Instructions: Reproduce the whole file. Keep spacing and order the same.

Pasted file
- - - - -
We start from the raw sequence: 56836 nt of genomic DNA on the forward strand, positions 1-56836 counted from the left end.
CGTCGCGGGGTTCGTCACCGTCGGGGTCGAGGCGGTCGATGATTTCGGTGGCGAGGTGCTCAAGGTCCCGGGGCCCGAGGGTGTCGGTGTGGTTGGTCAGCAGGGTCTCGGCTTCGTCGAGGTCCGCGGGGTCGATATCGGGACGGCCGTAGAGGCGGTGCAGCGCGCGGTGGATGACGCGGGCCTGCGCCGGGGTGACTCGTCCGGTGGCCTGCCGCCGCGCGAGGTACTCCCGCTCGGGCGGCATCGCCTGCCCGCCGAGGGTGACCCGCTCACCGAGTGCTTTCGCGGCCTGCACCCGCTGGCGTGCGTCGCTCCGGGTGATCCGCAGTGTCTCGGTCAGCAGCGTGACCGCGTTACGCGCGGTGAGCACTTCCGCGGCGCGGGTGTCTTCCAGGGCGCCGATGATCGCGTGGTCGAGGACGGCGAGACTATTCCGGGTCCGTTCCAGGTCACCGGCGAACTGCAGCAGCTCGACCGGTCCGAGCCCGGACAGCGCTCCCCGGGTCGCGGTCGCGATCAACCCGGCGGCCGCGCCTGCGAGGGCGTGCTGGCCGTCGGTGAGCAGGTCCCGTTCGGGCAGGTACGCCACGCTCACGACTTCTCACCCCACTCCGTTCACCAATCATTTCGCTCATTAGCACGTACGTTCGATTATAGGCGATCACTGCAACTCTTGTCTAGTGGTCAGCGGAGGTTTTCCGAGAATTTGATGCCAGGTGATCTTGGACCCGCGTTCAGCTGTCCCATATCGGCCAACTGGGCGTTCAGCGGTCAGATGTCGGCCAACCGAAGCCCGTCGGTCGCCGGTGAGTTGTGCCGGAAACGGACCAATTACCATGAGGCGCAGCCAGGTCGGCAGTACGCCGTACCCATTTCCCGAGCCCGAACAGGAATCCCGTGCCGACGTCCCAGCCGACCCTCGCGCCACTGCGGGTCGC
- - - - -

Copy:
We start from the raw sequence: 56836 nt of genomic DNA on the forward strand, positions 1-56836 counted from the left end.
CGTCGCGGGGTTCGTCACCGTCGGGGTCGAGGCGGTCGATGATTTCGGTGGCGAGGTGCTCAAGGTCCCGGGGCCCGAGGGTGTCGGTGTGGTTGGTCAGCAGGGTCTCGGCTTCGTCGAGGTCCGCGGGGTCGATATCGGGACGGCCGTAGAGGCGGTGCAGCGCGCGGTGGATGACGCGGGCCTGCGCCGGGGTGACTCGTCCGGTGGCCTGCCGCCGCGCGAGGTACTCCCGCTCGGGCGGCATCGCCTGCCCGCCGAGGGTGACCCGCTCACCGAGTGCTTTCGCGGCCTGCACCCGCTGGCGTGCGTCGCTCCGGGTGATCCGCAGTGTCTCGGTCAGCAGCGTGACCGCGTTACGCGCGGTGAGCACTTCCGCGGCGCGGGTGTCTTCCAGGGCGCCGATGATCGCGTGGTCGAGGACGGCGAGACTATTCCGGGTCCGTTCCAGGTCACCGGCGAACTGCAGCAGCTCGACCGGTCCGAGCCCGGACAGCGCTCCCCGGGTCGCGGTCGCGATCAACCCGGCGGCCGCGCCTGCGAGGGCGTGCTGGCCGTCGGTGAGCAGGTCCCGTTCGGGCAGGTACGCCACGCTCACGACTTCTCACCCCACTCCGTTCACCAATCATTTCGCTCATTAGCACGTACGTTCGATTATAGGCGATCACTGCAACTCTTGTCTAGTGGTCAGCGGAGGTTTTCCGAGAATTTGATGCCAGGTGATCTTGGACCCGCGTTCAGCTGTCCCATATCGGCCAACTGGGCGTTCAGCGGTCAGATGTCGGCCAACCGAAGCCCGTCGGTCGCCGGTGAGTTGTGCCGGAAACGGACCAATTACCATGAGGCGCAGCCAGGTCGGCAGTACGCCGTACCCATTTCCCGAGCCCGAACAGGAATCCCGTGCCGACGTCCCAGCCGACCCTCGCGCCACTGCGGGTCGC